My riding continues to be a work in progress as I still learn to use my new body with its altered movement patterns and sensation. But on the whole, I am relatively unscathed by what could have been a completely life altering injury. I credit this to the incredible team of NHS doctors, nurses and surgeons who cared for me, but also to my own commitment to regaining my life. I continue to work on myself physically with consistent gym work, and maintenance work like stretching and mobility exercises. I still frequently spend early mornings on the gallops, ride a number of horses for freelance clients, and completed my BSC Honours degree in Sports Therapy in July 2021. Every day is a blessing, one I’m honoured to be able to take forward into a new career helping other people experiencing the same thing.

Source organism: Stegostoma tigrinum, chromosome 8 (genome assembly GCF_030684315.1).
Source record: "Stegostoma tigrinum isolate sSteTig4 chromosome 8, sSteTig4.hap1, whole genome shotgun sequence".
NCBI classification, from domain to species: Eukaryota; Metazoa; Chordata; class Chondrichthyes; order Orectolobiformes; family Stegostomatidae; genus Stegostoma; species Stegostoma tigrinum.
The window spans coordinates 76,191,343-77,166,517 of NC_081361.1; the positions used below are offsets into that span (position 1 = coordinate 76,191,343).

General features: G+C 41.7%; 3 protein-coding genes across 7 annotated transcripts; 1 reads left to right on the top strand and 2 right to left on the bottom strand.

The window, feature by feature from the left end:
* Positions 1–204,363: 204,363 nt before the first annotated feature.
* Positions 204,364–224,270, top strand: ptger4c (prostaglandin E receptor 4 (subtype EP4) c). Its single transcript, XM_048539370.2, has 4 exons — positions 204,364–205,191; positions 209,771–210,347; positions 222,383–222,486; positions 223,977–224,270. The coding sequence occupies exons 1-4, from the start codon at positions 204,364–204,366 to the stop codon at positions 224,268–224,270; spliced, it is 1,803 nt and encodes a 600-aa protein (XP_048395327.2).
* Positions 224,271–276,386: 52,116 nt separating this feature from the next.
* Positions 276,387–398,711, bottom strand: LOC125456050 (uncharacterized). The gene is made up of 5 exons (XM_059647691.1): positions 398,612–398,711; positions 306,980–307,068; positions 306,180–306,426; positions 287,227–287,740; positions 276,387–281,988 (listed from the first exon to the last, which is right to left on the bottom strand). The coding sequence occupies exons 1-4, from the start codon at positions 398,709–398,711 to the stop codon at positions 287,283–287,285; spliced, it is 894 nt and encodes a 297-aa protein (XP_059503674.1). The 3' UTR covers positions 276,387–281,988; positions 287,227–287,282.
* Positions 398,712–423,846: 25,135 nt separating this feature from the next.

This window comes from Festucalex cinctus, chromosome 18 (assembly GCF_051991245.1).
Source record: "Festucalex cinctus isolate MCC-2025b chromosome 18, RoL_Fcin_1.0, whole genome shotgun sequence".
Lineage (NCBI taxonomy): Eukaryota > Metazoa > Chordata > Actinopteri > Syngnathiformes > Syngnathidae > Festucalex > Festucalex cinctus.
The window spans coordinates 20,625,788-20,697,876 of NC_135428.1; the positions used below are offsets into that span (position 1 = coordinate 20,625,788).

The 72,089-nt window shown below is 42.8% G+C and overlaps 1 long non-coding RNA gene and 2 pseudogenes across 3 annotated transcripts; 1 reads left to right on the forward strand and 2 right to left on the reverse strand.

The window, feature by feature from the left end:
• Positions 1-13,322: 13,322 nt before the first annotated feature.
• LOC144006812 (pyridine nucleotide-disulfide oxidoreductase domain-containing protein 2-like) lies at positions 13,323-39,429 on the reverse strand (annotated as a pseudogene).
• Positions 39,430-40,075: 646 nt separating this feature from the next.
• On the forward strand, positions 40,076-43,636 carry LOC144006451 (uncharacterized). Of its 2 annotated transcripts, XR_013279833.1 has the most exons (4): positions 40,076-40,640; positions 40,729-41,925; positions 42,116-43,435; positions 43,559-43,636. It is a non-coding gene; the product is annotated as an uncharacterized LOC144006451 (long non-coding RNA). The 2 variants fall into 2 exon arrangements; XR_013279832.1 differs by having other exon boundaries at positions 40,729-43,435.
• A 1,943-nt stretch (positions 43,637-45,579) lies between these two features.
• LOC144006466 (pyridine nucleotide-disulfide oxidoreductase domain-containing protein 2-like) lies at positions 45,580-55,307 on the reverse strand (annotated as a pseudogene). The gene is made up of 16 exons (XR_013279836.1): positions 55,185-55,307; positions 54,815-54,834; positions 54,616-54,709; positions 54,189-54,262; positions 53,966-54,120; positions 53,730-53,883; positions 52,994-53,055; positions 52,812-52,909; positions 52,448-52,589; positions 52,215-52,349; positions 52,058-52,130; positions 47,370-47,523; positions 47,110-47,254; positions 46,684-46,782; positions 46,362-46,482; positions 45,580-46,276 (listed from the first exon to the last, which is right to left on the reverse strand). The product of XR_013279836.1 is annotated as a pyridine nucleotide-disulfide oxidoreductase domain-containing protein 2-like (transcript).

Breaking my neck was the scariest experience of my life, but it also defined it. Every time life throws rubbish my way, I remember that things always come brighter the other side, but only if I’m the one to get myself there.


~~~~~


Get in touch with Issie for help with your fitness goals: Insta - @imc_sportstherapy


164 views0 comments

Recent Posts

See All
bottom of page